IT directors and finance directors share many challenges when it comes to interpersonal skills, according to consultancy...
Positive Presence, which ran several seminars for IT directors and finance directors last month.
About 50 IT directors in the financial services sector attended the sessions at the City IT conference on board the cruise ship Oriana, and another 50 attended similar sessions at the parallel Finance Directors Forum.
"There are many similarities between finance directors and IT directors," said Nicola Murray of Positive Presence. "Generally, both are technical, their interpersonal skills are not so strong and they are not as gregarious as other groups. They tend not to be 'people people'. They both tend to move through the ranks in their departments, where there is no issue about communicating internally.
"However, it is when they become more senior and they need to be more outward facing that they come across problems, and these are best identified early on."
Murray said the three core areas for IT directors to focus on were: grooming, pitching ideas and behaviour. She stressed the importance of appearance, body language, voice, and etiquette for successful managers.
"They need to simplify their elevator pitches and communicate in layman's terms when they communicate externally. IT people tend to over complicate. They need to think simply and in bullet form," said Murray.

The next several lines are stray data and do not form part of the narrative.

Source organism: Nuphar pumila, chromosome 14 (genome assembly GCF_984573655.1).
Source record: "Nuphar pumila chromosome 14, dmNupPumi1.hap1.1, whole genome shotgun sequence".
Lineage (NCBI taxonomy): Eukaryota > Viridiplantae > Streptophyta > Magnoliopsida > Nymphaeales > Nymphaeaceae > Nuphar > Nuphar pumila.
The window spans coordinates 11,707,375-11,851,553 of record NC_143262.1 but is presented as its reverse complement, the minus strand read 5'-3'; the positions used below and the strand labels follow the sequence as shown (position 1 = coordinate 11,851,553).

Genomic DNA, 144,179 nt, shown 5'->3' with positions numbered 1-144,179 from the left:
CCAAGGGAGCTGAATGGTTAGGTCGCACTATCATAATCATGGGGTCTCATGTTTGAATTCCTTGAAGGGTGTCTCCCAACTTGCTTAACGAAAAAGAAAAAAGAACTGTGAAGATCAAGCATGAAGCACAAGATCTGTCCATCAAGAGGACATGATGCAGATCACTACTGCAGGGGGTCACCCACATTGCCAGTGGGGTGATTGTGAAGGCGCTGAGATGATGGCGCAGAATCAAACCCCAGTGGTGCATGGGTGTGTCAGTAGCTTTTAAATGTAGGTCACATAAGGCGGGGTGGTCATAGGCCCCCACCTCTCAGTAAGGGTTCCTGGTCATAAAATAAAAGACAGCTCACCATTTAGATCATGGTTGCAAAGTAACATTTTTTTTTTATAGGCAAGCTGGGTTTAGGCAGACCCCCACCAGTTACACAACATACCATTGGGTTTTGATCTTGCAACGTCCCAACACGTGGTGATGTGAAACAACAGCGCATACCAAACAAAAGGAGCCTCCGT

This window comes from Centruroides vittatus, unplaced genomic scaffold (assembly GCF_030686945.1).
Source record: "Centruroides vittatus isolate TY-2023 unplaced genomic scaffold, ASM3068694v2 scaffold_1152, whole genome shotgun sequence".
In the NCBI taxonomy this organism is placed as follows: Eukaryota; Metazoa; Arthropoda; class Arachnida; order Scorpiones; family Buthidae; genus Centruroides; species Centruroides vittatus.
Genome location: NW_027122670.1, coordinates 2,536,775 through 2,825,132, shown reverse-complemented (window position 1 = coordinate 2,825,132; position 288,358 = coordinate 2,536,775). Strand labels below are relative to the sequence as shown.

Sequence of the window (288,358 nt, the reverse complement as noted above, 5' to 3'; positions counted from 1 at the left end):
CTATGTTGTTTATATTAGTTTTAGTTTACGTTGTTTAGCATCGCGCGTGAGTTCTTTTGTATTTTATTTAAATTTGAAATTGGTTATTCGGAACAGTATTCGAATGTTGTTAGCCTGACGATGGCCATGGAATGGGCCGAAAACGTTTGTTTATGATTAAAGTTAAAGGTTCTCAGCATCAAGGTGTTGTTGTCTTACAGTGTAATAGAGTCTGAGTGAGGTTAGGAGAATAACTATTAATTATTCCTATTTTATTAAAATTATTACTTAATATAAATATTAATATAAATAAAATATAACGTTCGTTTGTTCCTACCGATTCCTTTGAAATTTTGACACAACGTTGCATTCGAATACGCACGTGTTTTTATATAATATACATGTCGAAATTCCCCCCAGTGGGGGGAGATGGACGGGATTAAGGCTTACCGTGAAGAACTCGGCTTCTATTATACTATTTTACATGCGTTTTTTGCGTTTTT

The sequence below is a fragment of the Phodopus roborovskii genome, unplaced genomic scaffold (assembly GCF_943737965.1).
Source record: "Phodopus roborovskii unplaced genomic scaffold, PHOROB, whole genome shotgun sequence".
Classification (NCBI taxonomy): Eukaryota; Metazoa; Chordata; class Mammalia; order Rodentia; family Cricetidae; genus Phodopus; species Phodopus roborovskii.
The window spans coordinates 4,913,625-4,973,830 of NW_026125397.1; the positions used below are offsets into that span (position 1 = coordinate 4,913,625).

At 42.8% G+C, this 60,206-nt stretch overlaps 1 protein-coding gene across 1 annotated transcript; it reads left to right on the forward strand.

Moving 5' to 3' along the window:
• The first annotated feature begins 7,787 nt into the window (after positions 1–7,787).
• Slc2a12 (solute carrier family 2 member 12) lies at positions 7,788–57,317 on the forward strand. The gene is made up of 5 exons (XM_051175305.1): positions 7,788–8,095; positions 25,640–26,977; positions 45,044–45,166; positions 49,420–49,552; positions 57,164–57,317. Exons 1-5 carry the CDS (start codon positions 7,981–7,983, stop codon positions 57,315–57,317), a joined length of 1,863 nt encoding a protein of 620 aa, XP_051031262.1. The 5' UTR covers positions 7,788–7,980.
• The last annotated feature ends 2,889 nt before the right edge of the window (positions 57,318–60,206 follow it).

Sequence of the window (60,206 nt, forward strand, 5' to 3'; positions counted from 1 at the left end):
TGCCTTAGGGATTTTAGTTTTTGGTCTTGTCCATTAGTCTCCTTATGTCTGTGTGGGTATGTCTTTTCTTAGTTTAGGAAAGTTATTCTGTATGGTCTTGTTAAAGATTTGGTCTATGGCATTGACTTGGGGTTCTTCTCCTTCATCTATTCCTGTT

On behaviour, she said that IT directors should try to think out of their niche and about who their target audience is. "They should consider what the target audience knows, what it does not know, and what it does not want to know."
Murray said they needed to be able to read people to get the best out of them and to sell themselves.
Highlighting the differences between IT and finance leaders, she said, "IT directors tend to be less confident than finance directors because controlling the purse strings of the organisation brings confidence and authority - but not necessarily presence."
On the other hand, finance directors do not like surprises and tend to be less quick at thinking on their feet than IT directors.
Murray said that IT people were quick on their feet about IT solutions but from a management perspective they were less quick - they think of the design of solutions, but do not think so much about the impact on business.